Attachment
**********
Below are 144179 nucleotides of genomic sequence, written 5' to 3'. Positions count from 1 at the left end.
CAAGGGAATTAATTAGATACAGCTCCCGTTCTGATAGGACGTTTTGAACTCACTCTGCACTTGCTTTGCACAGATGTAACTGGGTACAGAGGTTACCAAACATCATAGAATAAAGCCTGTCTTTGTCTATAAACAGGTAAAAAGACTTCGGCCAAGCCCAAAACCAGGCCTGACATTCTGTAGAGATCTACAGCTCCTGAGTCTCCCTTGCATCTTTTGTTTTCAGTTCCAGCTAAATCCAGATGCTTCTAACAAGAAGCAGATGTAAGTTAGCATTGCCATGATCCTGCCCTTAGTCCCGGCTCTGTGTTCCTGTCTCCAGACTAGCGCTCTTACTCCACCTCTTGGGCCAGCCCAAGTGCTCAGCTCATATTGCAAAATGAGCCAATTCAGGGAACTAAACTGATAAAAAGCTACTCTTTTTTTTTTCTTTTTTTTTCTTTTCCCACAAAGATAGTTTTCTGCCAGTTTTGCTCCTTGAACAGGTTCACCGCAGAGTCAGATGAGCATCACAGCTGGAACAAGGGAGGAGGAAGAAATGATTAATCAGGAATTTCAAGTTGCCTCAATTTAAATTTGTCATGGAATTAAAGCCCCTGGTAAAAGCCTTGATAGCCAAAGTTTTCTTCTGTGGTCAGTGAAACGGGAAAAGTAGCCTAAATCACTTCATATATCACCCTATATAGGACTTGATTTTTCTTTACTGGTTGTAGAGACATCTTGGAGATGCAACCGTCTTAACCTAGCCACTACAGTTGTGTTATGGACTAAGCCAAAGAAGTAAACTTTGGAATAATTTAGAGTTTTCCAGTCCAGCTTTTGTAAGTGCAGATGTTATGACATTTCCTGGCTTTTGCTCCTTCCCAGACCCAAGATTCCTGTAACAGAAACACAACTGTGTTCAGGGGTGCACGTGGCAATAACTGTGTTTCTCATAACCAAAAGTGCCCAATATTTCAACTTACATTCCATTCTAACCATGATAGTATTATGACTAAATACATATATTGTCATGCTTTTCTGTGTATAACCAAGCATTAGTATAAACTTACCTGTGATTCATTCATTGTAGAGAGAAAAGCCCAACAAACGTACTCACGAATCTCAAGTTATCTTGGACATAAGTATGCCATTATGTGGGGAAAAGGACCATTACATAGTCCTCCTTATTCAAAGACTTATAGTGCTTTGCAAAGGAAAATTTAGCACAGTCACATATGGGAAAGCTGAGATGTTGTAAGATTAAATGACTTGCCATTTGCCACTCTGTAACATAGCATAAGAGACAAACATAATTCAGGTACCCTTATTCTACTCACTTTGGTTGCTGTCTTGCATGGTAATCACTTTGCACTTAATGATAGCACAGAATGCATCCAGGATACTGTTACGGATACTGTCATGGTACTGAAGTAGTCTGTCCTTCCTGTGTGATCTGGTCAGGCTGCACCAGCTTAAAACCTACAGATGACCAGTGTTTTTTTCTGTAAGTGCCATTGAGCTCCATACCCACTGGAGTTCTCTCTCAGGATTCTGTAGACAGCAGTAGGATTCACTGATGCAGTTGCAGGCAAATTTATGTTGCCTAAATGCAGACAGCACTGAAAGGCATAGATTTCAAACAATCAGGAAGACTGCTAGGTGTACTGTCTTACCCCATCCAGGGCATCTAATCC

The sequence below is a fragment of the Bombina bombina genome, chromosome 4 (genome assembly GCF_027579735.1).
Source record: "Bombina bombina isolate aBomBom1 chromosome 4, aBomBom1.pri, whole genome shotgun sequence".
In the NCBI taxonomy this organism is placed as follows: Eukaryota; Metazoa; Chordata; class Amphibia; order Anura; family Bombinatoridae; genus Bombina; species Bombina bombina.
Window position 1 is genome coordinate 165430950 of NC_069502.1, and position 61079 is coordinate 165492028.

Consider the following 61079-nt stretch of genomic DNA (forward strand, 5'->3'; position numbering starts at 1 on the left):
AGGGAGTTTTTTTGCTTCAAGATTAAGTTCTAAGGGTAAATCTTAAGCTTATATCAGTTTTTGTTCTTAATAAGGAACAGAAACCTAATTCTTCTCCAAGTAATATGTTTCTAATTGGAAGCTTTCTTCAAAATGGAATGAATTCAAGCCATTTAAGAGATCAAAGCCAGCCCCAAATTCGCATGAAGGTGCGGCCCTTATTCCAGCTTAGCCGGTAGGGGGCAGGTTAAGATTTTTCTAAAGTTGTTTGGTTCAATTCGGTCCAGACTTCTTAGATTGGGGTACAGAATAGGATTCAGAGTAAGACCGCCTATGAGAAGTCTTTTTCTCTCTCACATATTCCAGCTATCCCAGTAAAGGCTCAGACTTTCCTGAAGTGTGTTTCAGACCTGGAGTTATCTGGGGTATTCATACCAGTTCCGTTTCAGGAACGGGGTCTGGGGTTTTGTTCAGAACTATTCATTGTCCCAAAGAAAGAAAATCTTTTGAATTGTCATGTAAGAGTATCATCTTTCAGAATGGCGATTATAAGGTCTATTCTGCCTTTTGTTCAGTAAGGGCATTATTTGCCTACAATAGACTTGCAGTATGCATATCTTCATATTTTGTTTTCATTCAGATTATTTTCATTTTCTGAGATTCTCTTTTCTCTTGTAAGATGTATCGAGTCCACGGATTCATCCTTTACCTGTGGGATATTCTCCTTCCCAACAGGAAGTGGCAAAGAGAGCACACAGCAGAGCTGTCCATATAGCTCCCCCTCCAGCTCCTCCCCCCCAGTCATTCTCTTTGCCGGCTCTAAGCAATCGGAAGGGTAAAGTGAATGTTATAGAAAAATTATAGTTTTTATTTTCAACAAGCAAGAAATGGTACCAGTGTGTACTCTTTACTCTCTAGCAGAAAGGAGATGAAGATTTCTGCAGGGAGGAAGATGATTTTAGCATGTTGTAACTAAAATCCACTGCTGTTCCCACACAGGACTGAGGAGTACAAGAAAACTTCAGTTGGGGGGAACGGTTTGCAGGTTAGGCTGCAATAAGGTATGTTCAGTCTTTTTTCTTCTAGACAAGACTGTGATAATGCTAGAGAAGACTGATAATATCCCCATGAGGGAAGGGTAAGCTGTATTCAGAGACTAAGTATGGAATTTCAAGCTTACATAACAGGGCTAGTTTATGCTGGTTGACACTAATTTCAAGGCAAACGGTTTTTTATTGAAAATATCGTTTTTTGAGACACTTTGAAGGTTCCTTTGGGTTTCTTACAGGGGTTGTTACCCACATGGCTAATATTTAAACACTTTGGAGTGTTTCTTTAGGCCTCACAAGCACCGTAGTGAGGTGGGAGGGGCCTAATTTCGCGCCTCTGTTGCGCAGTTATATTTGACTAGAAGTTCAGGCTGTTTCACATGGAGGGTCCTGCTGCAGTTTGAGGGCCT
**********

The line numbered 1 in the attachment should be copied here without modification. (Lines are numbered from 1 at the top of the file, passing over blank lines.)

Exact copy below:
Below are 144179 nucleotides of genomic sequence, written 5' to 3'. Positions count from 1 at the left end.